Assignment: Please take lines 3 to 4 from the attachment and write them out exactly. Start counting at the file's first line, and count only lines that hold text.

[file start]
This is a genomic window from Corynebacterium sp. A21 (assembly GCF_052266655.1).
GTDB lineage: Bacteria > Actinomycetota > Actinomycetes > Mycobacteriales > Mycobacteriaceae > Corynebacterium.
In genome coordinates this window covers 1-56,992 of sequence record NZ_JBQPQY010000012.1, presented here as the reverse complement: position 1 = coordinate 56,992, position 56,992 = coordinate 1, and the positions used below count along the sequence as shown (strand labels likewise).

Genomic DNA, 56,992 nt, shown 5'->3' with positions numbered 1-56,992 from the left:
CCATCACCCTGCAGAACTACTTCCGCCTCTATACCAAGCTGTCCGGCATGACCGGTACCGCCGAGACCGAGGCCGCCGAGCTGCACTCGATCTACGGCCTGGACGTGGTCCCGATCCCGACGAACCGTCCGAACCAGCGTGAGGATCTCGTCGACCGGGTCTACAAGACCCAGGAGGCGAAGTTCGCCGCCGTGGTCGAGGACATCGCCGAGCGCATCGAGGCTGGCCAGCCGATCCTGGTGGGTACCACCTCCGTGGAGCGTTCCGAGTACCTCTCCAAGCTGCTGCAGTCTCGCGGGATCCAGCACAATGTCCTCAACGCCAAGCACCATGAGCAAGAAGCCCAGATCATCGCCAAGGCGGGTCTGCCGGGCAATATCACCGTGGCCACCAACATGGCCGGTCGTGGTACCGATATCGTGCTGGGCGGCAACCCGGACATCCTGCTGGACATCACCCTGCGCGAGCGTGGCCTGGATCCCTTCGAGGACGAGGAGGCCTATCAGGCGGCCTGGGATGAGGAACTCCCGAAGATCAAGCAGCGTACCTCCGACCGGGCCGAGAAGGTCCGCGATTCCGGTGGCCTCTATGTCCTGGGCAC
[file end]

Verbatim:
In genome coordinates this window covers 1-56,992 of sequence record NZ_JBQPQY010000012.1, presented here as the reverse complement: position 1 = coordinate 56,992, position 56,992 = coordinate 1, and the positions used below count along the sequence as shown (strand labels likewise).

Genomic DNA, 56,992 nt, shown 5'->3' with positions numbered 1-56,992 from the left: